Master of Business Administration Executive
Faculty / School
Faculty of Business Administration (FBA)
Year of Award
MBA Executive Research Project
The driving force behind this project was that whilst working and interacting with other professionals in the field of Supply Chain, we used to discuss matters that were of mutual interest. Particularly, when coming from different industries', different industry practices were part of the discussions. What came to our common view was that, there were of course the similarities in the various challenges we faced working in our respective sectors; but there were so many similarities, and things were not standardized. This simply caused a waste of resources, as most of the people would spend their time incorporating those compliances/rules that were similar, yet, unfamiliar at an operational level. There was no real guideline or no existing framework to guide people or introduce them to standards, which would not only add convenience and ease of work to their work environment, but also cause them to increase their level of proficiency at a professional level. It would enable them to address the needs of Supply Chain in their respective areas, such as the ones identified by the Supply Chain Council (SCC) being Plan, Source, Make, Deliver and Return. The very important V's Velocity and Visibility could be the direct aim of this framework. Although, it is not as research is required only in this particular area in Supply Chain, but the focus of this study would be limited to that of a Warehouse. This is so because most of an organization's working capital is stuck here. It is an area where there is a core focus of both the prime needs of a Supply Chain is expected to deliver- Velocity and Visibility. The more so, the better the performance of the business would be. As businesses continue to grow, and the volume increases whatever risk margins they have inculcated in their policy, need to be revisited. For example, if a meager 1% pilferage is set on a 200,000 volume level, and the same 1% set on a 2,000,000 volume level has a tremendous implication. This is just a simple example in one area, there are many areas in a warehouse that need to be looked at. Thus a need was identified, and there was gap that had to be filled in. In fact, it is highlighted by peers that there is a need for a framework for Supply Chain in all the five areas as designated by the sec. It must be noted that there have been efforts to set about guidelines, or there have been some studies in some sectors, but these remain relevant to the challenges that are faced by that particular industry, and more importantly, they do not keep in mind any International guidelines such as the SCOR (Supply Chain Operations Reference) model.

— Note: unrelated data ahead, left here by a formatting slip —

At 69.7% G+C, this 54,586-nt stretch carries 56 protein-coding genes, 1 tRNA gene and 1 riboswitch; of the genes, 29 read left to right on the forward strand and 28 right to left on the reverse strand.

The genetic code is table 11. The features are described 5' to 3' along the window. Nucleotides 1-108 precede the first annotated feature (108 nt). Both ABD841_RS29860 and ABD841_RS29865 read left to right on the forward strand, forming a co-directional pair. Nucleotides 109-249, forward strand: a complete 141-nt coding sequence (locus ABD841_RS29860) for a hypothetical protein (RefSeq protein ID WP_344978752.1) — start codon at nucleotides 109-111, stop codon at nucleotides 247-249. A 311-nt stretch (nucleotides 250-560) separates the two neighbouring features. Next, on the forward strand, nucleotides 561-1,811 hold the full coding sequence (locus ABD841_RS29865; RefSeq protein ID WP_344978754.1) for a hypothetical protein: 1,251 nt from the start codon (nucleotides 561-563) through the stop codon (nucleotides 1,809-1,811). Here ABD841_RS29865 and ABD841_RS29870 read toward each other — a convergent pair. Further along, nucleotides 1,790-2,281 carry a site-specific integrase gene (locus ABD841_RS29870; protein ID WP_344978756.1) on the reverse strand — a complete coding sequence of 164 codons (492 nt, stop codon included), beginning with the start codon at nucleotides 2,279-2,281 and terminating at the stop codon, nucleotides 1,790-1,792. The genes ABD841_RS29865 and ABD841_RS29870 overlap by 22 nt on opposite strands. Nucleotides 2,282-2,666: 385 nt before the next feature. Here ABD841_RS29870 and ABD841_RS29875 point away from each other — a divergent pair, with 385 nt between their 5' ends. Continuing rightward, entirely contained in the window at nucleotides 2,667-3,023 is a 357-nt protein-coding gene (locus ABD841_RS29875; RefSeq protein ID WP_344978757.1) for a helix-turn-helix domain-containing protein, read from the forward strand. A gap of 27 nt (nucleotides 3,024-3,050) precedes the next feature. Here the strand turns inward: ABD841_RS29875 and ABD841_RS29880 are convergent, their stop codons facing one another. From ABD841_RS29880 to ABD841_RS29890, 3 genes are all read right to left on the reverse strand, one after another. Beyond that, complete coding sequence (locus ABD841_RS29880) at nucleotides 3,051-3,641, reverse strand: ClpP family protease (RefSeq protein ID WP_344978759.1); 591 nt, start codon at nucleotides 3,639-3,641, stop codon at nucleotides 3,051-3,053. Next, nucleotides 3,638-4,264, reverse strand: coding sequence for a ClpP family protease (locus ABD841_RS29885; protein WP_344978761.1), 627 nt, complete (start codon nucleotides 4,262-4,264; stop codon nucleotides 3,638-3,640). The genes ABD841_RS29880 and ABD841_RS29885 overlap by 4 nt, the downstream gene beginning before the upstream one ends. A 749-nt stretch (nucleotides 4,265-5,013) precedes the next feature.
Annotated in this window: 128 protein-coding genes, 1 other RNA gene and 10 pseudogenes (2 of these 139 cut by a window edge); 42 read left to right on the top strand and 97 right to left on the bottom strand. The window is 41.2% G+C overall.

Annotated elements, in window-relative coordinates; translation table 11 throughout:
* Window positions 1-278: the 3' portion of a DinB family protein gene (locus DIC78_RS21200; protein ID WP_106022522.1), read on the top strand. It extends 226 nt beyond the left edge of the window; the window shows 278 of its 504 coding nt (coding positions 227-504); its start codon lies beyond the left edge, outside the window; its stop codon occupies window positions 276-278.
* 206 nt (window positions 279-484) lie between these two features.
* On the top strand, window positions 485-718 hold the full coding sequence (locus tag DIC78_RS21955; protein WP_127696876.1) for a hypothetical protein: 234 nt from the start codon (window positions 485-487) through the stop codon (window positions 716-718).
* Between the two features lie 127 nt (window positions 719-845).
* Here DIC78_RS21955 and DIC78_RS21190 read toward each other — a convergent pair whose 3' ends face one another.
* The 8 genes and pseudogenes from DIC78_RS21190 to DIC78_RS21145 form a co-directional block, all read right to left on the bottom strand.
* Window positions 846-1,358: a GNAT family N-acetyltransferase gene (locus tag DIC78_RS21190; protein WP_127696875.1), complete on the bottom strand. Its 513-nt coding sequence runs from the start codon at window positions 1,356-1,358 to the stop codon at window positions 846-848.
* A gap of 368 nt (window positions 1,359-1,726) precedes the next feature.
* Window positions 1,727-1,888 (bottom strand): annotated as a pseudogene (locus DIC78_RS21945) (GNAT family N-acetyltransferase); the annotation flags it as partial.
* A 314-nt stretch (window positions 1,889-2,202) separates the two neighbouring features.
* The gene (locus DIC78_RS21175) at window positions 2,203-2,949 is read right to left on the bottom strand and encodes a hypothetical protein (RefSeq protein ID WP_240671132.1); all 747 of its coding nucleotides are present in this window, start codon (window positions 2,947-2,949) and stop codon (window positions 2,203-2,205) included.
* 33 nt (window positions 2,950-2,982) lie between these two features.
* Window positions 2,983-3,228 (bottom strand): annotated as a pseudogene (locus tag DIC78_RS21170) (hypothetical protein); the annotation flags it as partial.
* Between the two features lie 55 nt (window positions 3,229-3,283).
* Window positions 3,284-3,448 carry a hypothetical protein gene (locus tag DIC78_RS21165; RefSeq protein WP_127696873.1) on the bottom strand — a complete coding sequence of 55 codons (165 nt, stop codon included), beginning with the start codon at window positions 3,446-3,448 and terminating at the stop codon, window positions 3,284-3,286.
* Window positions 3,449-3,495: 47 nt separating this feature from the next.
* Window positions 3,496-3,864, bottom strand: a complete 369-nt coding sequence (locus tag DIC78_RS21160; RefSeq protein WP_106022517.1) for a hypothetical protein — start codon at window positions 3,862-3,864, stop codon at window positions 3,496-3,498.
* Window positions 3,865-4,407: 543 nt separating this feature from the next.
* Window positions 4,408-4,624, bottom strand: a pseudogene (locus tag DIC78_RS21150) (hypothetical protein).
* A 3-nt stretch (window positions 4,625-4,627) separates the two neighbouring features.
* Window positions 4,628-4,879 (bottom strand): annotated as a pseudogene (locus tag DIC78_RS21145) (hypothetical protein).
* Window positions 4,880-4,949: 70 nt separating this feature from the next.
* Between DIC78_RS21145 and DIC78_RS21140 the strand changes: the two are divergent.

Siraj, M. T. (2015). Designing a Conceptual Framework : (Unpublished graduate research project). Institute of Business Administration, Pakistan. Retrieved from https://ir.iba.edu.pk/research-projects-emba/299
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